What should be in version control… and what should not.
Version control systems should not be used to store all data your project needs. Source code and other files you need to build should be stored in version control. Hand written text files should be kept in the repository. Generated files are not good idea to put them in repository as they mess up your history. Build artifacts just do not belong to the version control system. If you really need to store binary documents in your repository, at least consider using.svn or git with the git-lfs extension.
There’s clear line between these two and one should never cross that line without very good reason.
Version control systems, such as git and SVN, are very popular around the globe and used in most projects. Version control systems allow saving individual changes to files, diffing those changes and ultimately rolling back the work to specific revision. But version control systems should not to be used to store all data your project needs.
So what you should put in version control system? At least:
- Source code files
- Scripts and other files you need to build software
- Text formatted documentation, such as README and LICENSE files
- Tool configuration files, such as clang-format settings and .gitignore
- All other text files that your project needs
Baseline for files in version control is that they are hand written text. So what should not be put in the version control and why?
- Generated files. Each person working with the repository should be able to generate these files with a push of a button — it’s not good idea to put them in version control as they only mess up your history once the generated files change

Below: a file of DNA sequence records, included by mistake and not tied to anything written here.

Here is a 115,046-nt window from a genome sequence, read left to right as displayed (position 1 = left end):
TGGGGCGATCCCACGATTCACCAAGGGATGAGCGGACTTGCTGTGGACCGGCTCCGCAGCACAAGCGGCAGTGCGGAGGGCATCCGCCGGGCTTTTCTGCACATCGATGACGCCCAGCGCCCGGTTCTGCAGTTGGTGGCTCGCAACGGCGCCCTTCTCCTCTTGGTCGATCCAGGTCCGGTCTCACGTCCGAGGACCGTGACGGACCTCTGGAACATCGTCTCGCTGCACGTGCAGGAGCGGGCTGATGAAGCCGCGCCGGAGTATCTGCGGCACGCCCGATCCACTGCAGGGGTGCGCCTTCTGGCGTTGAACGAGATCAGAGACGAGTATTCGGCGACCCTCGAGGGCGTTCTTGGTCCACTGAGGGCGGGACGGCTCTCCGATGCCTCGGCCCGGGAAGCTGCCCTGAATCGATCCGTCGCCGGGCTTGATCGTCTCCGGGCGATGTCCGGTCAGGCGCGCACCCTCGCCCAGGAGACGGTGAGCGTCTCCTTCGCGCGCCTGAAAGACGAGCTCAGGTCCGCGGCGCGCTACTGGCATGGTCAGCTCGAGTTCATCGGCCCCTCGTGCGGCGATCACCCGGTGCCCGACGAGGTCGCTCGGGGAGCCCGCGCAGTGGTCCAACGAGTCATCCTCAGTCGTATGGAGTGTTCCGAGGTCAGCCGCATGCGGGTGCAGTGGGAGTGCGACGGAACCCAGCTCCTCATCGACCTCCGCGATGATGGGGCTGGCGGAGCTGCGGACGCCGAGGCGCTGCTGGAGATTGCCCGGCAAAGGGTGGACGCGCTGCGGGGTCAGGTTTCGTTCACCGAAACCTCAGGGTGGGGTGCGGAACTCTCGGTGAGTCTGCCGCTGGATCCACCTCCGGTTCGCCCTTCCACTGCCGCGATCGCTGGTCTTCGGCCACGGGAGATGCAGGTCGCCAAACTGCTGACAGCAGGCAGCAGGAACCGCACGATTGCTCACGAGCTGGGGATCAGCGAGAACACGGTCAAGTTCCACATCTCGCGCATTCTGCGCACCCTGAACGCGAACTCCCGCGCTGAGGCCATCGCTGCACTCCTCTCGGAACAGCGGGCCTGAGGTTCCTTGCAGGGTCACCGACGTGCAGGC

- Build artifacts. This should be clear — build artifacts just do not belong to the version control. Having them there would mean that every time source code changes, all related build artifacts would also be updated. Just DO NOT do it.
- IDE specific configuration files. Actually this is a bit ambiguous topic. Personally I don’t want to keep the IDE configuration files at least on top of the project repository but instead in some subfolder where people can copy or use a script to set up the repository for their IDE of choice (also using vim saves you the huzzle ;)).
- Binary documentation files. While storing documentation, such as pdfs or excel sheets, in the repository might make sense it does not actually bring any more value than you can rollback to specific version. You cannot diff the changes and see what has been changed and when. If you really need to store binary documents in your repository, at least consider using svn or git with the git-lfs extension to make it a bit less painful.
- Pre-compiled and source code of 3rd party dependencies. This means JAR files and other pre-compiled binaries as well as the 3rd party source code. The build environment should take care of fetching or building the necessary dependencies for you. Using right tools like a dependency manager such as gradle can help you a lot with this.
- All other binary content. This means tools (executables), images, audio, videos, database files and other files you cannot open with your text editor and read. Sometimes it’s necessary to have some images in the repository but you should always think twice before pushing them.
To prevent this kind of content ending in to the repository by accident, one should use ignoring of files by their types (such as .gitignore or svn:ignore). Also if you are using git you might want to setup global gitignore file to be used on all computers you work on.
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I am Heikki Hellgren, Software Expert and technology enthusiast working at Elektrobit Automotive. My interests are in software construction, tools, automatic testing and all the new and cool stuff like AI and autonomous driving. You can follow me on Medium and Twitter and check out my website for more information.
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